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Samuel Meister
University of Toronto, St. George Campus
  1. Aristotle on the Purity of Forms in Metaphysics Z.10–11.Samuel Meister - 2020 - Ergo: An Open Access Journal of Philosophy 7:1-33.
    Aristotle analyses a large range of objects as composites of matter and form. But how exactly should we understand the relation between the matter and form of a composite? Some commentators have argued that forms themselves are somehow material, that is, forms are impure. Others have denied that claim and argued for the purity of forms. In this paper, I develop a new purist interpretation of Metaphysics Z.10-11, a text central to the debate, which I call 'hierarchical purism'. I argue (...)
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    The Ontology of Images in Plato’s Timaeus.Samuel Meister - forthcoming - British Journal for the History of Philosophy:1-22.
    In the Timaeus, Plato’s Timaeus offers an account of the sensible world in terms of “images” of forms. Often, images are taken to be particulars: either objects or particular property instances (tropes). Contrary to this trend, I argue that images are general characteristics which are immanent in the receptacle, or bundles of such characteristics. Thus, the entire sensible world can be analysed in terms of immanent general characteristics, the receptacle, and forms. Hence, for Timaeus, fundamentally, there are no sensible particulars. (...)
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  3. Aristotle's Metaphysics Z.17 and the Project of First Philosophy.Samuel Meister - manuscript
    I argue that the famous discussion of substance and essence in Aristotle's Metaphysics Z offers a direct and positive response to the central question of 'first philosophy' or "metaphysics" as to the first principles and causes of being qua being: Z is designed to establish that essences are the first principles and causes of composite substances insofar as they are. Two moves are crucial to my argument: First, I argue that the goal of the final chapter of Z (that is, (...)
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  4. Review of Aristotle on How Animals Move: The De Incessu Animalium: Text, Translation, and Interpretative Essays, Edited by Andrea Falcon and Stasinos Stavrianeas. [REVIEW]Samuel Meister - forthcoming - Mind.
    In this review (ca. 4000 words), I discuss the volume edited by Andrea Falcon and Stasinos Stavrianeas which includes a new Greek text of Aristotle's De incessu animalium (On the Progression of Animals) by Pantelis Golitsis and nine interpretative essays. Since the De incessu is largely uncharted territory, my main goal is to introduce some of the exegetical debates initiated in this volume and to hint at points of departure for further discussion. I pay particular attention to the famous principle (...)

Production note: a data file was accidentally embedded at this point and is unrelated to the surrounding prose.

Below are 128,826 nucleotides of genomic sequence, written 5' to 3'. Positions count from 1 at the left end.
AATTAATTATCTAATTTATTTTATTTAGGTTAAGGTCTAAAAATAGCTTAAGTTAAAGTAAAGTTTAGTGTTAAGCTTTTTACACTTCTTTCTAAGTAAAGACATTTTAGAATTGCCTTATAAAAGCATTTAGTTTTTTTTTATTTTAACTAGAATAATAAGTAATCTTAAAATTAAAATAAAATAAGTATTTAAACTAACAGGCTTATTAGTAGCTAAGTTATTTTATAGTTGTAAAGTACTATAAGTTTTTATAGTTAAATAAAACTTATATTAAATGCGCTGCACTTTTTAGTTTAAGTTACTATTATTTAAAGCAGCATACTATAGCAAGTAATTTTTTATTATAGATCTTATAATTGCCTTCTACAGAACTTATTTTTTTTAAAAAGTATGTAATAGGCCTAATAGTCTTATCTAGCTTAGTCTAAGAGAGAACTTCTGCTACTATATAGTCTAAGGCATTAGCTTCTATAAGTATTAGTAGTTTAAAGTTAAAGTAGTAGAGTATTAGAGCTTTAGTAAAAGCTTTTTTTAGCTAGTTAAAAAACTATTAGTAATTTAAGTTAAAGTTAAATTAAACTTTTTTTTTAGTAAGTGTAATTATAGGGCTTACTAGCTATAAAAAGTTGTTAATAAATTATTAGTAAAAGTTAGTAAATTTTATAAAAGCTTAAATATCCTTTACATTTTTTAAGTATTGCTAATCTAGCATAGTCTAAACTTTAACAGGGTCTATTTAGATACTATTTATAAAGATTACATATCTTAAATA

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  5.  40
    Review of Devin Henry, Aristotle on Matter, Form, and Moving Causes: The Hylomorphic Theory of Substantial Generation[REVIEW]Samuel Meister - 2022 - Journal of the History of Philosophy 60 (1):157-158.
    Devin Henry offers a comprehensive study of Aristotle’s hylomorphic account of substantial generation. In particular, he argues that, in Generation of Animals, Aristotle defends a view that Henry calls “reproductive hylomorphism” : an application of the hylomorphic model of substantial generation to the central case of the generation of animals. In this review, I explain Henry's view and offer some criticisms of his two-stage model of reproductive hylomorphism that distinguishes embryogenesis from morphogenesis.
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  6. Aristotle on the Relation Between Substance and Essence.Samuel Meister - 2021 - Ancient Philosophy 41 (2):477-94.
    In Metaphysics Z.6, Aristotle argues that each substance is the same as its essence. In this paper, I defend an identity reading of that claim. First, I provide a general argument for the identity reading, based on Aristotle’s account of sameness in number and identity. Second, I respond to the recent charge that the identity reading is incoherent, by arguing that the claim in Z.6 is restricted to primary substances and hence to forms.
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    Gunk in the Third Deduction of Plato's Parmenides.Samuel Meister - 2022 - In Luc Brisson, Arnaud Macé & Olivier Renaut (eds.), Plato's Parmenides: Selected Papers of the Twelfth Symposium Platonicum. Academia.
    The third deduction in Plato’s Parmenides is often given a constructive reading on which Plato’s Parmenides, or even Plato himself, presents us with a positive account of the relation between parts and wholes. However, I argue that there is a hitch in the third deduction which threatens to undermine the mereology of the third deduction by the lights of the dialogue. Roughly, even if the Others partake of the One, the account of the third deduction leads to an ontology of (...)
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